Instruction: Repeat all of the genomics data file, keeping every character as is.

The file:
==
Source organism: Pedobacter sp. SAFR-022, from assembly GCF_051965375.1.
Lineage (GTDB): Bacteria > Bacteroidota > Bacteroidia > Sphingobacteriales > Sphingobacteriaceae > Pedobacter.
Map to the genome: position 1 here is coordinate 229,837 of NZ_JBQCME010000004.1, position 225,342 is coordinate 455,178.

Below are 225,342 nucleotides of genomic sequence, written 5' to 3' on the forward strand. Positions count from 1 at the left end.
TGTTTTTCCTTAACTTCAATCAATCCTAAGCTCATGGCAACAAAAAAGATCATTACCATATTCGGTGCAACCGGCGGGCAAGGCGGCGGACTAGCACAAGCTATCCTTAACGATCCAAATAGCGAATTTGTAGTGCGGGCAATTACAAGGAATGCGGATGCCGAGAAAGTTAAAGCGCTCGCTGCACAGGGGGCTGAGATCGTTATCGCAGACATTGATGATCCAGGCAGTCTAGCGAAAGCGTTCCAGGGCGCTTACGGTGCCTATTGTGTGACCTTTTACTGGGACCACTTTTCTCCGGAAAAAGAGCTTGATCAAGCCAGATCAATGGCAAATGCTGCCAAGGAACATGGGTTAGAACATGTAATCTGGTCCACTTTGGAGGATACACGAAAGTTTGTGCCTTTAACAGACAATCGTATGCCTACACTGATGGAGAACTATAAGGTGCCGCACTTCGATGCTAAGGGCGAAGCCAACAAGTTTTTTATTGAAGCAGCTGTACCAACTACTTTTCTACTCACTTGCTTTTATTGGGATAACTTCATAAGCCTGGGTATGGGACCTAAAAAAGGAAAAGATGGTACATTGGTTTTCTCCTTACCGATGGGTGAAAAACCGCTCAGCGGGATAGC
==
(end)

Source organism: Pedobacter sp. SAFR-022, from assembly GCF_051965375.1.
Lineage (GTDB): Bacteria > Bacteroidota > Bacteroidia > Sphingobacteriales > Sphingobacteriaceae > Pedobacter.
Map to the genome: position 1 here is coordinate 229,837 of NZ_JBQCME010000004.1, position 225,342 is coordinate 455,178.

Below are 225,342 nucleotides of genomic sequence, written 5' to 3' on the forward strand. Positions count from 1 at the left end.
TGTTTTTCCTTAACTTCAATCAATCCTAAGCTCATGGCAACAAAAAAGATCATTACCATATTCGGTGCAACCGGCGGGCAAGGCGGCGGACTAGCACAAGCTATCCTTAACGATCCAAATAGCGAATTTGTAGTGCGGGCAATTACAAGGAATGCGGATGCCGAGAAAGTTAAAGCGCTCGCTGCACAGGGGGCTGAGATCGTTATCGCAGACATTGATGATCCAGGCAGTCTAGCGAAAGCGTTCCAGGGCGCTTACGGTGCCTATTGTGTGACCTTTTACTGGGACCACTTTTCTCCGGAAAAAGAGCTTGATCAAGCCAGATCAATGGCAAATGCTGCCAAGGAACATGGGTTAGAACATGTAATCTGGTCCACTTTGGAGGATACACGAAAGTTTGTGCCTTTAACAGACAATCGTATGCCTACACTGATGGAGAACTATAAGGTGCCGCACTTCGATGCTAAGGGCGAAGCCAACAAGTTTTTTATTGAAGCAGCTGTACCAACTACTTTTCTACTCACTTGCTTTTATTGGGATAACTTCATAAGCCTGGGTATGGGACCTAAAAAAGGAAAAGATGGTACATTGGTTTTCTCCTTACCGATGGGTGAAAAACCGCTCAGCGGGATAGC